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July 9, 1998

Medical school reps, administration to meet about new practice plan

Will the planned University of Pittsburgh Physicians (UPP) practice plan be owned outright by UPMC Health System? If so, will Pitt medical professors affiliated with UPP become employees of UPMC?

Will UPMC forbid Pitt professors from offering medical education to people associated with schools and institutions that UPMC regards as corporate competitors? Those are among the questions that a committee of Pitt medical professors plans to discuss July 15 with Chancellor Mark Nordenberg and other administrators negotiating with UPMC officials to create the new Pitt physicians practice plan.

UPP is being formed through a merger of the 17 previously independent Pitt faculty practice plans of the School of Medicine plus the dental school's practice plan.

Representatives of Pitt, UPMC and UPP are working out details of a new financial relationship through which the health system will absorb UPP.

In April, in the hope of ensuring faculty input in the negotiations, medical professors elected a seven-member Faculty Ad Hoc UPP Oversight Committee to review draft documents related to the new practice plan. Chancellor Nordenberg, interim medical school dean George Michalopoulos and other Pitt administrators pledged to cooperate with the committee.

So far, the committee has reviewed drafts of UPP bylaws and an employment agreement for new hires. Those two documents represent "the tip of the iceberg" among the mass of materials the committee wants to study, committee member Nicholas Bircher told Faculty Assembly this week.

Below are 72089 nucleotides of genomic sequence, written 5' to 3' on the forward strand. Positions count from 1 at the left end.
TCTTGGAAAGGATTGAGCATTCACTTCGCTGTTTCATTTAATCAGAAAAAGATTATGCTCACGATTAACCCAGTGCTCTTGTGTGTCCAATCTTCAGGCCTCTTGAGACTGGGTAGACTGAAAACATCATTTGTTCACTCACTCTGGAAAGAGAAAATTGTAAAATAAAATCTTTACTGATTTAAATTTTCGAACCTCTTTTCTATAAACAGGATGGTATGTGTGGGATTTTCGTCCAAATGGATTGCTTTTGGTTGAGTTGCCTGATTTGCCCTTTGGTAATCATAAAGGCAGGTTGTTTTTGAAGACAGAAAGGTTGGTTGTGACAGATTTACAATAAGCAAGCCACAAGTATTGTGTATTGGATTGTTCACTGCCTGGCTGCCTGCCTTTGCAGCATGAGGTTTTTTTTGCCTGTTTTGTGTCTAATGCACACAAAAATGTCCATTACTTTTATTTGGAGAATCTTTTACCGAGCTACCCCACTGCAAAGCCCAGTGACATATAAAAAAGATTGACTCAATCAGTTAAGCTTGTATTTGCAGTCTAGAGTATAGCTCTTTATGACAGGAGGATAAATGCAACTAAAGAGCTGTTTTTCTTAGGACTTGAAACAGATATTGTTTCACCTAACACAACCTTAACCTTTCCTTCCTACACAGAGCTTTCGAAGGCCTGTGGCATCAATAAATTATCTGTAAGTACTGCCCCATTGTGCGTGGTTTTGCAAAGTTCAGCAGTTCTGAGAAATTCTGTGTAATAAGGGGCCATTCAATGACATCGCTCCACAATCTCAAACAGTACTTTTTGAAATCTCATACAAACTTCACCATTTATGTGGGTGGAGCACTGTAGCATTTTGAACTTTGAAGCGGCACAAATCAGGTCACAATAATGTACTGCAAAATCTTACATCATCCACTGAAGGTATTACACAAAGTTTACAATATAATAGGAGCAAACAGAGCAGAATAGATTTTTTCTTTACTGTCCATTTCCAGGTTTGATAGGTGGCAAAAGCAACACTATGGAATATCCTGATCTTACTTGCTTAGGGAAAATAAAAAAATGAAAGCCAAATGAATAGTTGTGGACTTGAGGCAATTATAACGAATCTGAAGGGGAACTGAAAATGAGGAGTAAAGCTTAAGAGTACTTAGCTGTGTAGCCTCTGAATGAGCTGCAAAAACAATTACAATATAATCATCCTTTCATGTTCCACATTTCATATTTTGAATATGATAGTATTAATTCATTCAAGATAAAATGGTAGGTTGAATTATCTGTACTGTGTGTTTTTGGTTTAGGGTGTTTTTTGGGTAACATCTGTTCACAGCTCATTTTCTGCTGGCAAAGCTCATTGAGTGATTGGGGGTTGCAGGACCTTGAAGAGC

Committee chairperson Bruce Rabin said his group is waiting for drafts of other UPP employment agreements as well as documents contractually establishing the new relationship between Pitt and UPMC Health System.

On July 1, the committee e-mailed copies of its analysis of the proposed bylaws to medical faculty, after sending a copy to the chancellor. The University Times obtained a copy from a professor in the medical school.

The committee's analysis raises questions (including the ones at the beginning of this story) and requests clarification on dozens of details of the proposed UPP bylaws.

Among other things, the committee wants to know: * Will UPMC Health System officials have the power to summarily remove the four faculty-elected clinical directors from the UPP board, as indicated in UPP's draft bylaws? * Who will make sure that UPMC complies with the bylaws? * What are the legal and functional implications of UPMC owning the Pitt physician practice plan? What alternatives were considered? Why was an alternative owner not selected? * The bylaws don't indicate that physician/scientist employees of UPP must have Pitt faculty appointments. "As physicians who are not faculty of the University of Pittsburgh can become employees of the [UPP] corporation, a thorough review of implications to the faculty needs to be performed or the corporation should consider limiting employment of physicians to those who are faculty" at Pitt, the committee wrote.

According to Rabin and Bircher, Chancellor Nordenberg invited the oversight committee to meet July 15 with him and three other key players in the Pitt-UPMC-UPP negotiations: Assistant Chancellor Jerome Cochran, Interim Vice Chancellor for Finance Arthur Ramicone and UPP President Richard Barron.

"I'm thankful to the chancellor for calling the meeting," Rabin said.

"Beyond that, and the points we [the oversight committee] raised in our written response to the bylaws, I don't want to comment publicly right now. The committee doesn't want to jeopardize the process" of trying to resolve its bylaws concerns with Pitt and UPMC officials. After July 15, though, the committee plans to report on the meeting to medical faculty, Rabin said.

Besides expressing appreciation to Nordenberg, Rabin praised interim dean Michalopoulos for mailing copies of the draft UPP bylaws to all medical faculty.

— Bruce Steele

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